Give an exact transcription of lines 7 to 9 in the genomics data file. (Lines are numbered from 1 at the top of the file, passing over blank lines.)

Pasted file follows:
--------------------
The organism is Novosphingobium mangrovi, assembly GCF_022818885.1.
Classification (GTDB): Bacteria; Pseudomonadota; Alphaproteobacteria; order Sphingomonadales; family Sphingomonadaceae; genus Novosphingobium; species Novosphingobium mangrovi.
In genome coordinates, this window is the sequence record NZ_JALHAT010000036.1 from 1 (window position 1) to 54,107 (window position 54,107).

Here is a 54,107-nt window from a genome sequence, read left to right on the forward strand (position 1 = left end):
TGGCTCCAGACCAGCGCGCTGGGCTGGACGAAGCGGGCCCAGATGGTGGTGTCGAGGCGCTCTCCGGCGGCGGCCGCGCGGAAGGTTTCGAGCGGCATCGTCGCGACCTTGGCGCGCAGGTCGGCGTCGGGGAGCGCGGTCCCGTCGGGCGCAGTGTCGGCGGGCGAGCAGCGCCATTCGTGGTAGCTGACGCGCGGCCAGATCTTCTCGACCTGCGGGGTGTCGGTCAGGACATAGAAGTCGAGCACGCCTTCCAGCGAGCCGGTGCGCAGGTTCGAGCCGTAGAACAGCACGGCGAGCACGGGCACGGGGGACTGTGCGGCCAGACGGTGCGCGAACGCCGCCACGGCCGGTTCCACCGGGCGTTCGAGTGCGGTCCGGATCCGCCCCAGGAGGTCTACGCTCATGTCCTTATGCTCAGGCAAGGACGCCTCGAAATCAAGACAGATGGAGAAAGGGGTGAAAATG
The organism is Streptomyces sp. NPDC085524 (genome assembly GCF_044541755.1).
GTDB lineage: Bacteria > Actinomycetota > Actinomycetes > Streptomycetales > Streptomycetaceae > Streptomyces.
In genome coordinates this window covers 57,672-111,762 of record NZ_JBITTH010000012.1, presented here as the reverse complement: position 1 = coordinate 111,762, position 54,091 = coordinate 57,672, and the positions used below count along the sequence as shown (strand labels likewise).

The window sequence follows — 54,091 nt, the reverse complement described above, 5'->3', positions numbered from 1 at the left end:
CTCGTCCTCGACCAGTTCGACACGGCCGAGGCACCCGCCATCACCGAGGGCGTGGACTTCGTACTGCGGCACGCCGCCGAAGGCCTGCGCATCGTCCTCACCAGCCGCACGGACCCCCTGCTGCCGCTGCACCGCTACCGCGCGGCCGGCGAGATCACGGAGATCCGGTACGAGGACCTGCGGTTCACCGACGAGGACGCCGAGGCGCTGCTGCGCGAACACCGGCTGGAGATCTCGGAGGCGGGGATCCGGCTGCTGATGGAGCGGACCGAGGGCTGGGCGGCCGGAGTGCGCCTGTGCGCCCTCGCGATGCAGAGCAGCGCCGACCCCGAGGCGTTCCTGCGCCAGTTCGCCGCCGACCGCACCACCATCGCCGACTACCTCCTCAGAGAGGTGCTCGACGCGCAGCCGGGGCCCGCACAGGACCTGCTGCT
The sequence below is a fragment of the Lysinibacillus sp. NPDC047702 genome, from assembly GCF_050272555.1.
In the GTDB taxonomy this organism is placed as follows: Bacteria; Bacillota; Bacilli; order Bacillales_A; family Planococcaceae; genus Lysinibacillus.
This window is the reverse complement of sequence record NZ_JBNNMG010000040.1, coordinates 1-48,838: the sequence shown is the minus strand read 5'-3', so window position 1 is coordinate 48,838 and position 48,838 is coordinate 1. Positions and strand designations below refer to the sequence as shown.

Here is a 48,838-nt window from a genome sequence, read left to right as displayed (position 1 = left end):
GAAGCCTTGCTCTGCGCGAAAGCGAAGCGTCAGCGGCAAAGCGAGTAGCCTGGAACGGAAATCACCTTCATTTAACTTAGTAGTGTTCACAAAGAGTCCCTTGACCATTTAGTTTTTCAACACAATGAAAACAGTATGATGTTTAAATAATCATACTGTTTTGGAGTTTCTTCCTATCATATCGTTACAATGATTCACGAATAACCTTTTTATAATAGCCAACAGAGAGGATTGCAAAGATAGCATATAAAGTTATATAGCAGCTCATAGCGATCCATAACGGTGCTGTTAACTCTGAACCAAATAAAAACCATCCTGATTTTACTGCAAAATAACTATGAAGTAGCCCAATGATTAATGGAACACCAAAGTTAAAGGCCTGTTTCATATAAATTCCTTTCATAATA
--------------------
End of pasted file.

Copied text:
GTDB lineage: Bacteria > Actinomycetota > Actinomycetes > Streptomycetales > Streptomycetaceae > Streptomyces.
In genome coordinates this window covers 57,672-111,762 of record NZ_JBITTH010000012.1, presented here as the reverse complement: position 1 = coordinate 111,762, position 54,091 = coordinate 57,672, and the positions used below count along the sequence as shown (strand labels likewise).

The window sequence follows — 54,091 nt, the reverse complement described above, 5'->3', positions numbered from 1 at the left end: